Advocates of single-payer health care have often oversimplified the issue and suggested that we should "just make Medicare available to everyone."  Bad idea.  Medicare is basically an honor system.  Even Wikipedia states this in its definition of Medicare fraud:

The Medicare program is a target for fraud because it is based on the "honor system" of billing. It was originally set-up to help honest doctors who helped the needy with medical services.

If I claim to have sent wheelchairs to five people because that is my business at 123 ABC street, then I will get a check in the mail.  All I have to do is show an invoice in the form they expect, and I am doing nothing but going to the bank and making withdrawals.

This has been known for a long time.  Medicare needs cleaning up just to stay where it is, let alone expand it to more recipients.  Are we cleaning this up?  Apart from the occasional flashy indictment, there is no sustained effort.

I wish I had a contract with the federal government to be paid one half of one percent of what I could save for them if I found instances of fraud.  The first thing I would do is go on Google Earth and see if the addresses of vendors existed, or if they were empty lots.  Next I would cross-check addresses and see if checks were being sent to different vendors at the same addresses.  Then I would just phone a few people -- "Excuse me, Mrs. Smith, did you get a wheelchair from Whatzis Enterprises?"  Even with cursory spot-checking, I would be in the chips before the day was out.

Clearly, expanding Medicare down to younger recipients is not the answer, but our government has a different idea: bring Medicaid up.  Medicaid is welfare insurance, and it stinks.  Doctors are paid less to provide the same services as they otherwise do.  As this is a democracy and doctors get to say no, many won't take Medicaid patients.

The worst thing to do is to "expand Medicaid."  The government offered a sweetener to states to subsidize part of the new Medicaid load for a while if they expanded the program to cover people whose income is four times the poverty level rather than one time the poverty level.  The feds are nudging us toward thinking of Medicaid as "Medicare for the young."

Talk about your Trojan horses.

Many states were already frantically cutting Medicaid benefits to save money, making it even more unattractive to providers.  The following list points out a few of the things that were done this summer.

-Illinois cut enrollees to four prescriptions a month; imposed a copay for prescriptions for non-pregnant adults; raised eligibility to eliminate more than 25,000 adults and eliminated non-emergency dental care for adults.

-Alabama cut pay for doctors and dentists 10 percent and eliminated coverage for eyeglasses.

-Florida cut funding to hospitals that treat Medicaid patients by 5.6 percent - following a 12.5 percent cut a year ago. The state is also seeking permission to limit non-pregnant adults to two primary care visits a month unless they are pregnant, and to cap emergency room coverage at six visits a year.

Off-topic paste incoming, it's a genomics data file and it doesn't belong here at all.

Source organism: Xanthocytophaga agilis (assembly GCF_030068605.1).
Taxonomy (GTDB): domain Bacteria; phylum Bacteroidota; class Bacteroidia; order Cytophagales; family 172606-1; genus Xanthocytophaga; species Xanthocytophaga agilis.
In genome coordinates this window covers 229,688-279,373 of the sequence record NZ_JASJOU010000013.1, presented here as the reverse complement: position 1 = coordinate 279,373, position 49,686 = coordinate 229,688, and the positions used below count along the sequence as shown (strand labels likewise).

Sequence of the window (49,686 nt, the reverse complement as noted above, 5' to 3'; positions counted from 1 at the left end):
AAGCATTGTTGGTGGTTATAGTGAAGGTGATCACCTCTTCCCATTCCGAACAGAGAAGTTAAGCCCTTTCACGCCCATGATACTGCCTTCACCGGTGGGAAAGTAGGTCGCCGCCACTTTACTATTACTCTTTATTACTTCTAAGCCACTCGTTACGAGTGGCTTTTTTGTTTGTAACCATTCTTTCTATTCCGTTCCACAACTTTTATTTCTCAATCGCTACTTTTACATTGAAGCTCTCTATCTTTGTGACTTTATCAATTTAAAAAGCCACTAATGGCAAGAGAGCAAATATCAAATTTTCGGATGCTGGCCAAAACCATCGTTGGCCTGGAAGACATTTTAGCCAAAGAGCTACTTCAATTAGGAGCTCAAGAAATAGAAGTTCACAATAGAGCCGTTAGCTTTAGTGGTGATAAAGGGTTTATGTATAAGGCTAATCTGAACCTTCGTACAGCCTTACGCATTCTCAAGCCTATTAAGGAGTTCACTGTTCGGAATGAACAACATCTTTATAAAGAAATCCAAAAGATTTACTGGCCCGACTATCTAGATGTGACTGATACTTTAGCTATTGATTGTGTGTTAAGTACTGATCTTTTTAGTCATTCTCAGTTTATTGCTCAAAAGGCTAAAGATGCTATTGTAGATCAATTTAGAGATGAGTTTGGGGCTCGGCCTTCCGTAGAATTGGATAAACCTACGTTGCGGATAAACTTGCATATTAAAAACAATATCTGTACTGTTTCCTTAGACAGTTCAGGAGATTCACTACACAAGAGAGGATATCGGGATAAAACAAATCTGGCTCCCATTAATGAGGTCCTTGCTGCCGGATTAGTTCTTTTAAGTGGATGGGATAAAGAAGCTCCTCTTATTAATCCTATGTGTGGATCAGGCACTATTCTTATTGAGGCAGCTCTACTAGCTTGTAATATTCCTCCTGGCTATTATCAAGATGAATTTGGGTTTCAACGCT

-California added a $15 fee for those who go to the emergency room for routine care and cut reimbursements to private hospitals by $150 million.

-Wisconsin added or increased monthly premiums for most non-pregnant adults with incomes above $14,856 for an individual.

The first thing the ObamaCare website does is check if you qualify for Medicaid.  If you do, you get a message saying, "Congratulations: you have been enrolled in Medicaid."  Then you have no premiums -- just free health insurance.  If you do not want welfare health care, too bad.  It is unclear whether a mechanism for getting off the program even exists.

This is a slam-dunk for the administration.  No subsidies, no dealing with testy carriers -- just push as many applicants as possible back onto the states.  Later, just pull the subsidies and call it a cost-saving, deficit-reducing brilliant idea.

Consequently, many states are reeling under the prospect of this deluge of Medicaid enrollees; just paying their share is swamping many of them, subsidy notwithstanding.  Colorado is considering which state benefits it will have to roll back to pay for this new batch of dependents.

Our government was well aware that this would happen.  So what next?  What happens when these new sign-ups find out that there are no doctors in their communities who take Medicaid patients?  That they have to drive to a doctor a long way away and wait for hours for service?  That they can't go to a hospital down the block, but must drive 50 miles to another hospital?

I can see the heart-wrenching anecdotes now.  "Poor Harold's daughter died in his arms as they drove by their local hospital, headed for one that is far away.  How does that make you feel, Harold?"

Our government and its lapdog media will hungrily snatch up these anecdotes and stuff them down our throats.  They envision a scenario where the people rise up, demanding, "How dare they?" and railing for something to be done -- namely, to force doctors to take these patients, then bloat the program even more by expanding the services provided under this once-limited plan.

"You mean I can't get a CAT scan because I'm poor?"
"Shouldn't a single mother get therapy in her home?"
"Is my life worth less because I am poor?"

See where we are headed?  Medicaid, not Medicare, is the vehicle to single payer.